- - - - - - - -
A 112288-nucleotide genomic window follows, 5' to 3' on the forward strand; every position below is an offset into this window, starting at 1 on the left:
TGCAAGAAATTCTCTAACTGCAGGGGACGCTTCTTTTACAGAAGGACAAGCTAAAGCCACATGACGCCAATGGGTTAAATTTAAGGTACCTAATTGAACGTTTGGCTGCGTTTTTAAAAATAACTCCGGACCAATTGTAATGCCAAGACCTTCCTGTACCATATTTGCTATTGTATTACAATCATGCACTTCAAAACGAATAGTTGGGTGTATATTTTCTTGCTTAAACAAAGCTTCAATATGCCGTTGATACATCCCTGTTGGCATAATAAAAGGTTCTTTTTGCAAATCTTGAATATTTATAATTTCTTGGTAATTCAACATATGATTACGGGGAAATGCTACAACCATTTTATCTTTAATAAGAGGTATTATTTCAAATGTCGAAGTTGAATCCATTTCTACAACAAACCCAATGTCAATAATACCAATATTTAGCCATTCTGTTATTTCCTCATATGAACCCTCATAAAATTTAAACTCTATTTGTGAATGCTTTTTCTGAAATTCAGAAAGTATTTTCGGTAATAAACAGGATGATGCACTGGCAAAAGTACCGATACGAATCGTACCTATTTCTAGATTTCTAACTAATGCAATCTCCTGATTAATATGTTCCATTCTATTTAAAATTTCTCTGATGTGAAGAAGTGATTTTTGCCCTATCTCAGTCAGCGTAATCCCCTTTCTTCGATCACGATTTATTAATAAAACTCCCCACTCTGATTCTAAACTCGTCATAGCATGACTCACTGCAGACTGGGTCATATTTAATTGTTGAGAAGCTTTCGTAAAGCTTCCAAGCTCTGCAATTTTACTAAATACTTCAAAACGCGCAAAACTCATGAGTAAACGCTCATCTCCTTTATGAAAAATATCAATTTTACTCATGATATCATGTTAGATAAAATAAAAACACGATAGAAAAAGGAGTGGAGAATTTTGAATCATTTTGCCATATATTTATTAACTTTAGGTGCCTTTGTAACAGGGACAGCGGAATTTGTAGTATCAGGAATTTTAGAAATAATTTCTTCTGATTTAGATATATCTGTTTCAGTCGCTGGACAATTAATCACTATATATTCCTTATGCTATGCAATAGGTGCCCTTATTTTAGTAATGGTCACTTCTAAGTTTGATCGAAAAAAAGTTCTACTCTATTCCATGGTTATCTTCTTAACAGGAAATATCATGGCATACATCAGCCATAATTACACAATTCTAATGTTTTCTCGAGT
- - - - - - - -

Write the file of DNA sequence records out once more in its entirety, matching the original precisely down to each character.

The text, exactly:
A 112288-nucleotide genomic window follows, 5' to 3' on the forward strand; every position below is an offset into this window, starting at 1 on the left:
TGCAAGAAATTCTCTAACTGCAGGGGACGCTTCTTTTACAGAAGGACAAGCTAAAGCCACATGACGCCAATGGGTTAAATTTAAGGTACCTAATTGAACGTTTGGCTGCGTTTTTAAAAATAACTCCGGACCAATTGTAATGCCAAGACCTTCCTGTACCATATTTGCTATTGTATTACAATCATGCACTTCAAAACGAATAGTTGGGTGTATATTTTCTTGCTTAAACAAAGCTTCAATATGCCGTTGATACATCCCTGTTGGCATAATAAAAGGTTCTTTTTGCAAATCTTGAATATTTATAATTTCTTGGTAATTCAACATATGATTACGGGGAAATGCTACAACCATTTTATCTTTAATAAGAGGTATTATTTCAAATGTCGAAGTTGAATCCATTTCTACAACAAACCCAATGTCAATAATACCAATATTTAGCCATTCTGTTATTTCCTCATATGAACCCTCATAAAATTTAAACTCTATTTGTGAATGCTTTTTCTGAAATTCAGAAAGTATTTTCGGTAATAAACAGGATGATGCACTGGCAAAAGTACCGATACGAATCGTACCTATTTCTAGATTTCTAACTAATGCAATCTCCTGATTAATATGTTCCATTCTATTTAAAATTTCTCTGATGTGAAGAAGTGATTTTTGCCCTATCTCAGTCAGCGTAATCCCCTTTCTTCGATCACGATTTATTAATAAAACTCCCCACTCTGATTCTAAACTCGTCATAGCATGACTCACTGCAGACTGGGTCATATTTAATTGTTGAGAAGCTTTCGTAAAGCTTCCAAGCTCTGCAATTTTACTAAATACTTCAAAACGCGCAAAACTCATGAGTAAACGCTCATCTCCTTTATGAAAAATATCAATTTTACTCATGATATCATGTTAGATAAAATAAAAACACGATAGAAAAAGGAGTGGAGAATTTTGAATCATTTTGCCATATATTTATTAACTTTAGGTGCCTTTGTAACAGGGACAGCGGAATTTGTAGTATCAGGAATTTTAGAAATAATTTCTTCTGATTTAGATATATCTGTTTCAGTCGCTGGACAATTAATCACTATATATTCCTTATGCTATGCAATAGGTGCCCTTATTTTAGTAATGGTCACTTCTAAGTTTGATCGAAAAAAAGTTCTACTCTATTCCATGGTTATCTTCTTAACAGGAAATATCATGGCATACATCAGCCATAATTACACAATTCTAATGTTTTCTCGAGT